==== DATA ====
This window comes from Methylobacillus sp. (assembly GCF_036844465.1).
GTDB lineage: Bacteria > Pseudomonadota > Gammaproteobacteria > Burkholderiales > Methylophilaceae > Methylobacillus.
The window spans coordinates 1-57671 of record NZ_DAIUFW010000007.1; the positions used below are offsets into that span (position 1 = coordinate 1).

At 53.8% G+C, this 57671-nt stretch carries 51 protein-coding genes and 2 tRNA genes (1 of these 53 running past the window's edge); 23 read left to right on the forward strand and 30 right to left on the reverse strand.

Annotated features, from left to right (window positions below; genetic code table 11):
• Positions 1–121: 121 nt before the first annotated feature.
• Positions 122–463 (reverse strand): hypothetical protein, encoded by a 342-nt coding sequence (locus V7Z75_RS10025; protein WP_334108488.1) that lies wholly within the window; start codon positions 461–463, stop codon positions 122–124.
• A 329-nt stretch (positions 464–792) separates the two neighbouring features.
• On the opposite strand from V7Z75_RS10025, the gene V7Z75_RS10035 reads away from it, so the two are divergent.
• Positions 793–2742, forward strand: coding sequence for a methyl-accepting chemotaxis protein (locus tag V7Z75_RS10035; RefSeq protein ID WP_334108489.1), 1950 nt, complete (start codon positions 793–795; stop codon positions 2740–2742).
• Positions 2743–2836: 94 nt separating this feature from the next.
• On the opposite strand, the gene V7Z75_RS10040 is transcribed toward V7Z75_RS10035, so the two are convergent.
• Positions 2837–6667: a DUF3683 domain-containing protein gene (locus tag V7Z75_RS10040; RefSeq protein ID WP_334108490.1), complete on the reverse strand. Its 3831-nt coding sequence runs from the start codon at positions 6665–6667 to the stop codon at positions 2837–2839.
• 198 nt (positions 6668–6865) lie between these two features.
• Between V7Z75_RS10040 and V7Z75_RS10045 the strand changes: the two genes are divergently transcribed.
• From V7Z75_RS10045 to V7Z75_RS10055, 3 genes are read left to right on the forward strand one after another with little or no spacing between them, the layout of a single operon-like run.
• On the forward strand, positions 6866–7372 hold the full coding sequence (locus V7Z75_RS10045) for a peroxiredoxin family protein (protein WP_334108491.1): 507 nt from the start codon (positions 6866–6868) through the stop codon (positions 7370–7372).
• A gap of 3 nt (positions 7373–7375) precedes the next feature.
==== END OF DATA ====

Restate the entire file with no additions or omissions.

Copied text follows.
This window comes from Methylobacillus sp. (assembly GCF_036844465.1).
GTDB lineage: Bacteria > Pseudomonadota > Gammaproteobacteria > Burkholderiales > Methylophilaceae > Methylobacillus.
The window spans coordinates 1-57671 of record NZ_DAIUFW010000007.1; the positions used below are offsets into that span (position 1 = coordinate 1).

At 53.8% G+C, this 57671-nt stretch carries 51 protein-coding genes and 2 tRNA genes (1 of these 53 running past the window's edge); 23 read left to right on the forward strand and 30 right to left on the reverse strand.

Annotated features, from left to right (window positions below; genetic code table 11):
• Positions 1–121: 121 nt before the first annotated feature.
• Positions 122–463 (reverse strand): hypothetical protein, encoded by a 342-nt coding sequence (locus V7Z75_RS10025; protein WP_334108488.1) that lies wholly within the window; start codon positions 461–463, stop codon positions 122–124.
• A 329-nt stretch (positions 464–792) separates the two neighbouring features.
• On the opposite strand from V7Z75_RS10025, the gene V7Z75_RS10035 reads away from it, so the two are divergent.
• Positions 793–2742, forward strand: coding sequence for a methyl-accepting chemotaxis protein (locus tag V7Z75_RS10035; RefSeq protein ID WP_334108489.1), 1950 nt, complete (start codon positions 793–795; stop codon positions 2740–2742).
• Positions 2743–2836: 94 nt separating this feature from the next.
• On the opposite strand, the gene V7Z75_RS10040 is transcribed toward V7Z75_RS10035, so the two are convergent.
• Positions 2837–6667: a DUF3683 domain-containing protein gene (locus tag V7Z75_RS10040; RefSeq protein ID WP_334108490.1), complete on the reverse strand. Its 3831-nt coding sequence runs from the start codon at positions 6665–6667 to the stop codon at positions 2837–2839.
• 198 nt (positions 6668–6865) lie between these two features.
• Between V7Z75_RS10040 and V7Z75_RS10045 the strand changes: the two genes are divergently transcribed.
• From V7Z75_RS10045 to V7Z75_RS10055, 3 genes are read left to right on the forward strand one after another with little or no spacing between them, the layout of a single operon-like run.
• On the forward strand, positions 6866–7372 hold the full coding sequence (locus V7Z75_RS10045) for a peroxiredoxin family protein (protein WP_334108491.1): 507 nt from the start codon (positions 6866–6868) through the stop codon (positions 7370–7372).
• A gap of 3 nt (positions 7373–7375) precedes the next feature.